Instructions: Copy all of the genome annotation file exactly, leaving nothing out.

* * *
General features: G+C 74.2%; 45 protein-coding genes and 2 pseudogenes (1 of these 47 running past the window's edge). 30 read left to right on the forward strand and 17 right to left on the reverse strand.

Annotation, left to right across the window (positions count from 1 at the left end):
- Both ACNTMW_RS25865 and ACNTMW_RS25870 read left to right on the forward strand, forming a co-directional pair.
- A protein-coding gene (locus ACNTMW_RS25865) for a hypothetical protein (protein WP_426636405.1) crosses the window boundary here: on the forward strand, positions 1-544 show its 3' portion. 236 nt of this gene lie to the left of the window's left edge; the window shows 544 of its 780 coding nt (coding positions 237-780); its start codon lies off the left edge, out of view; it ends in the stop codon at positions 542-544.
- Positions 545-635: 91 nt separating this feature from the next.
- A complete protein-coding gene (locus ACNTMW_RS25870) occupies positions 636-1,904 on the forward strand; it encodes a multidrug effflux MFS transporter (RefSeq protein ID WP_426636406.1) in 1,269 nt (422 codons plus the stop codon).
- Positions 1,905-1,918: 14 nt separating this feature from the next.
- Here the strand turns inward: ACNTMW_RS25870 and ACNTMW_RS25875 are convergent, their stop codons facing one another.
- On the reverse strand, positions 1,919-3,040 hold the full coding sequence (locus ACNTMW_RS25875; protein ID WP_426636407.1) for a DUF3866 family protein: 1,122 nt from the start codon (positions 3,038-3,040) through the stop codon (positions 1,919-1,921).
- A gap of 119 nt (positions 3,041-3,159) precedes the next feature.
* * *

General features: G+C 74.2%; 45 protein-coding genes and 2 pseudogenes (1 of these 47 running past the window's edge). 30 read left to right on the forward strand and 17 right to left on the reverse strand.

Annotation, left to right across the window (positions count from 1 at the left end):
- Both ACNTMW_RS25865 and ACNTMW_RS25870 read left to right on the forward strand, forming a co-directional pair.
- A protein-coding gene (locus ACNTMW_RS25865) for a hypothetical protein (protein WP_426636405.1) crosses the window boundary here: on the forward strand, positions 1-544 show its 3' portion. 236 nt of this gene lie to the left of the window's left edge; the window shows 544 of its 780 coding nt (coding positions 237-780); its start codon lies off the left edge, out of view; it ends in the stop codon at positions 542-544.
- Positions 545-635: 91 nt separating this feature from the next.
- A complete protein-coding gene (locus ACNTMW_RS25870) occupies positions 636-1,904 on the forward strand; it encodes a multidrug effflux MFS transporter (RefSeq protein ID WP_426636406.1) in 1,269 nt (422 codons plus the stop codon).
- Positions 1,905-1,918: 14 nt separating this feature from the next.
- Here the strand turns inward: ACNTMW_RS25870 and ACNTMW_RS25875 are convergent, their stop codons facing one another.
- On the reverse strand, positions 1,919-3,040 hold the full coding sequence (locus ACNTMW_RS25875; protein ID WP_426636407.1) for a DUF3866 family protein: 1,122 nt from the start codon (positions 3,038-3,040) through the stop codon (positions 1,919-1,921).
- A gap of 119 nt (positions 3,041-3,159) precedes the next feature.